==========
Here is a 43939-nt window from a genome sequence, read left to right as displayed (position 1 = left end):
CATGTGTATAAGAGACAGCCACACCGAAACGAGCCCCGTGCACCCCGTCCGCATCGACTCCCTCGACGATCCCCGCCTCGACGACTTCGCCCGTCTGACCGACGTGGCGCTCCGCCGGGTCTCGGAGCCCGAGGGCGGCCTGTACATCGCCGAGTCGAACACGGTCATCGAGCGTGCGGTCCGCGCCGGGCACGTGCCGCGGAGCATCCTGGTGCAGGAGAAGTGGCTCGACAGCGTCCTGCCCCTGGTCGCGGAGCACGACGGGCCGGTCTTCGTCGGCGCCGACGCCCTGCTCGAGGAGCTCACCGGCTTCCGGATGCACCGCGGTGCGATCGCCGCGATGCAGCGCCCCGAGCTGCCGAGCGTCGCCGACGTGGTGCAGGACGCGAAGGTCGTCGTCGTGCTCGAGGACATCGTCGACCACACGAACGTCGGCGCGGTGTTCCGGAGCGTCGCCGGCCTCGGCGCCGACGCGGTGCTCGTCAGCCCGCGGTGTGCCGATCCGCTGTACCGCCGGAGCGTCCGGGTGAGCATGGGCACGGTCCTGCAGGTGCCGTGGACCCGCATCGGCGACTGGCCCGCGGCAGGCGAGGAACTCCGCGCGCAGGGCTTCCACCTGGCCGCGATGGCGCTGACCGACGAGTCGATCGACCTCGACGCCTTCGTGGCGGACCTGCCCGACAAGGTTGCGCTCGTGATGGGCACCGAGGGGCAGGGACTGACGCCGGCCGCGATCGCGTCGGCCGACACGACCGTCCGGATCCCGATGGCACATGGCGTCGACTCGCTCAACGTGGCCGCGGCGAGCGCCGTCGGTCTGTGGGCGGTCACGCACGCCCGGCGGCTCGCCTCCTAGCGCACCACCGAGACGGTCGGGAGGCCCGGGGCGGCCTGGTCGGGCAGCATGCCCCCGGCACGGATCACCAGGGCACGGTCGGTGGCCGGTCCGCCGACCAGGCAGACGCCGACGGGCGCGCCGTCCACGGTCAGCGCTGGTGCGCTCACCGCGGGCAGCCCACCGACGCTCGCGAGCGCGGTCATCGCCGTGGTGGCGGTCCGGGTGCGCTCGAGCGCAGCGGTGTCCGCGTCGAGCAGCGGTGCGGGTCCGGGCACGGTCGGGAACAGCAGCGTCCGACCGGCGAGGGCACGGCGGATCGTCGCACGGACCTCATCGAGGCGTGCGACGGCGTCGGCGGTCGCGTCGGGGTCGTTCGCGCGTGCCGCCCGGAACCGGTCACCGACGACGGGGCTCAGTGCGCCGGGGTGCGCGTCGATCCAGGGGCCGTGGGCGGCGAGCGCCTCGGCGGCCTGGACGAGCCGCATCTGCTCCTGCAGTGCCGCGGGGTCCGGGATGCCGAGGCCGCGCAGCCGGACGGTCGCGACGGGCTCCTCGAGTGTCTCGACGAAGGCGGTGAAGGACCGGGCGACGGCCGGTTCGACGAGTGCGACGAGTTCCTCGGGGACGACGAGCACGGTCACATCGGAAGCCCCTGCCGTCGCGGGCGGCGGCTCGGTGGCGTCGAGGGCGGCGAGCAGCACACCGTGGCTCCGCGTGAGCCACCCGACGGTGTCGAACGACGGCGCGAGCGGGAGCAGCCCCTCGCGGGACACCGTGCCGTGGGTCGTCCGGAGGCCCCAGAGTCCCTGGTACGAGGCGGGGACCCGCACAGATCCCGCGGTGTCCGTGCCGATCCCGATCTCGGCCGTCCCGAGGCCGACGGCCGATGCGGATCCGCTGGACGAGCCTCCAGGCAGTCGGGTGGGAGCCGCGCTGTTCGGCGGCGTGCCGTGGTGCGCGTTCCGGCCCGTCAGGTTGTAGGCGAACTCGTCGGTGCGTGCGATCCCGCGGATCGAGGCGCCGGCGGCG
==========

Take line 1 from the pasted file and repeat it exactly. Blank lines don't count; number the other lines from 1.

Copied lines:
Here is a 43939-nt window from a genome sequence, read left to right as displayed (position 1 = left end):